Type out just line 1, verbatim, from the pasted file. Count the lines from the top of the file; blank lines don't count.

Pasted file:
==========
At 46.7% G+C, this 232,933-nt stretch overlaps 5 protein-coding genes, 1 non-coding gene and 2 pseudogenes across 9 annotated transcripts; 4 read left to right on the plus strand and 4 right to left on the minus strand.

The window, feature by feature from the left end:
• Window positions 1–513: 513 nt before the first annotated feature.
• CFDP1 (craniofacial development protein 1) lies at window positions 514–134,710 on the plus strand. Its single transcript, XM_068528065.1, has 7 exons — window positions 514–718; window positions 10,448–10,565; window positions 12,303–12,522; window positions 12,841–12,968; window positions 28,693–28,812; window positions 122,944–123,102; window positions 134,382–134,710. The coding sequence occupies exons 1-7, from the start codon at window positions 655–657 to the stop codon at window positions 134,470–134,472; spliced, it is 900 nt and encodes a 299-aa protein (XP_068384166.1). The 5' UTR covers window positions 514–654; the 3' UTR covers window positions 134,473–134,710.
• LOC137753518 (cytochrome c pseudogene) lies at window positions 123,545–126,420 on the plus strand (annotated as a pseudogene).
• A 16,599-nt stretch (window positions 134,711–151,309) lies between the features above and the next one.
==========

At 46.7% G+C, this 232,933-nt stretch overlaps 5 protein-coding genes, 1 non-coding gene and 2 pseudogenes across 9 annotated transcripts; 4 read left to right on the plus strand and 4 right to left on the minus strand.